Narrow-minded senators

Anti-gay bias: Clinton thwarts intolerant GOP by giving Hormel recess appointment as ambassador.

June 08, 1999

BIGOTRY among public officials is shocking. But that's the only way to explain why five Republican senators blocked the appointment of James C. Hormel as U.S. ambassador to Luxembourg for a year and a half.

It wasn't that Mr. Hormel lacked qualifications. He's a former dean of the prestigious University of Chicago Law School. No, Mr. Hormel's "sin," in the eyes of Majority Leader Trent Lott and four other Republicans, was his sexual orientation: He's openly gay.

That didn't bother the Senate Foreign Relations Committee, which approved the Hormel nomination, 16-2. But the five Republicans refused to let the full Senate vote. With scant evidence, Mr. Lott accused Mr. Hormel of being anti-Catholic. Critics say Mr. Hormel supports gay causes, which is his right. They made sweeping charges, calling him "a purveyor of smut," and worse. They expressed fear he would use his post to promote a gay-rights agenda -- although Mr. Hormel pledged not to advance any personal goals while ambassador.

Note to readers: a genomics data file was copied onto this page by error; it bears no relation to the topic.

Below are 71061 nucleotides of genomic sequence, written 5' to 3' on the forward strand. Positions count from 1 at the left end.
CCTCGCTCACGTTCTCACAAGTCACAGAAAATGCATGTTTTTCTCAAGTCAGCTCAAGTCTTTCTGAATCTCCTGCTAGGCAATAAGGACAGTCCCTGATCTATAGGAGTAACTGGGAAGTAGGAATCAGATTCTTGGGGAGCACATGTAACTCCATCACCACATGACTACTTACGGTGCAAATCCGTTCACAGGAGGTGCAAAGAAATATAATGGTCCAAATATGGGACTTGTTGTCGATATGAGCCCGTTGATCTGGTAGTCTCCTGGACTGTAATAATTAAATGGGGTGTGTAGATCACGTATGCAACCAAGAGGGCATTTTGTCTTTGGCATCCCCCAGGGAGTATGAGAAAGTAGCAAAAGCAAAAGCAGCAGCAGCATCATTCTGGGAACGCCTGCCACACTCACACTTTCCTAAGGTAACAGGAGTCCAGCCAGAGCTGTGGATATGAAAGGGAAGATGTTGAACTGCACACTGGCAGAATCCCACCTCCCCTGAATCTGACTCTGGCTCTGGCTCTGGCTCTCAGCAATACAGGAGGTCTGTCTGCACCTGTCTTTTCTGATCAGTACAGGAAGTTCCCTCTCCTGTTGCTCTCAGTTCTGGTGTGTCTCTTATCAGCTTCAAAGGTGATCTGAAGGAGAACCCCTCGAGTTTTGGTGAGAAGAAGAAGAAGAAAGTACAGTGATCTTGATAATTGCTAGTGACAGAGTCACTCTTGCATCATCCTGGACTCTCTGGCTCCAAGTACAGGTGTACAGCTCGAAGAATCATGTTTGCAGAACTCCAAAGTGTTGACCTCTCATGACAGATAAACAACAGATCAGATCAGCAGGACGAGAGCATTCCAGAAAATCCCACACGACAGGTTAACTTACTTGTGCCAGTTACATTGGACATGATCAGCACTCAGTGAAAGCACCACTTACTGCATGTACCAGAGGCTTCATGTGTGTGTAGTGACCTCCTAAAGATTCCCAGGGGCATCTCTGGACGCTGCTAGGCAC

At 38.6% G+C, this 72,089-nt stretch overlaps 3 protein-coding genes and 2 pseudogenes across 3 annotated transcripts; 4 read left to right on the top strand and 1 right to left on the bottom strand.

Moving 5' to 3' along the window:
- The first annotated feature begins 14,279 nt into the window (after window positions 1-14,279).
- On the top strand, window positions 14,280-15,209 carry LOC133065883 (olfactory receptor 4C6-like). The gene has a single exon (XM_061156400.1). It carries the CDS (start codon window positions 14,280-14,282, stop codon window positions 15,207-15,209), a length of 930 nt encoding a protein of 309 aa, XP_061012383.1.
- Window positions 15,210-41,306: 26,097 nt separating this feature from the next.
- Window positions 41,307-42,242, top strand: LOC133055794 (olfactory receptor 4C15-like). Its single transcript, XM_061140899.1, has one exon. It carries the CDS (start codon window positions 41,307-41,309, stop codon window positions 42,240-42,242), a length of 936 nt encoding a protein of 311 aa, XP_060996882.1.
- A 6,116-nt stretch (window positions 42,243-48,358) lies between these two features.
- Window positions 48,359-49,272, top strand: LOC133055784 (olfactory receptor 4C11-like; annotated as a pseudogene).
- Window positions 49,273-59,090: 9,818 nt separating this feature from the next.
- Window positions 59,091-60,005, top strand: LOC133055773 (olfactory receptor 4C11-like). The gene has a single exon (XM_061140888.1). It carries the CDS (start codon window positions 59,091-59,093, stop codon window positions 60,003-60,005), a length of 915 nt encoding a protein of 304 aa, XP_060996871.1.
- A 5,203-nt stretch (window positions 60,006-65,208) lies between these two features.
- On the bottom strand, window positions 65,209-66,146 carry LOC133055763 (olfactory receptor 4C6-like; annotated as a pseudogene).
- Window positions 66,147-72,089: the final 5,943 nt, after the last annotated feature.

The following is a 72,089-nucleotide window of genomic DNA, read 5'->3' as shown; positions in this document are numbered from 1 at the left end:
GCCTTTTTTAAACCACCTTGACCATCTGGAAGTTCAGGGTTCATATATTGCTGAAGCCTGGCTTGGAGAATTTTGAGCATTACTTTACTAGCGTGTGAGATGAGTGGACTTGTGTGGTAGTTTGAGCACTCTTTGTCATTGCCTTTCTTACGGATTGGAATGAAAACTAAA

President Clinton refused to yield to this truculent Senate minority. Last week, he gave Mr. Hormel a "recess appointment" that sends him to Luxembourg until the end of Mr. Clinton's term.

That the president had to resort to this end-run is shameful. Mr. Hormel's appointment should not have been in doubt. His sexuality should not have been an issue, certainly not on the Senate floor.

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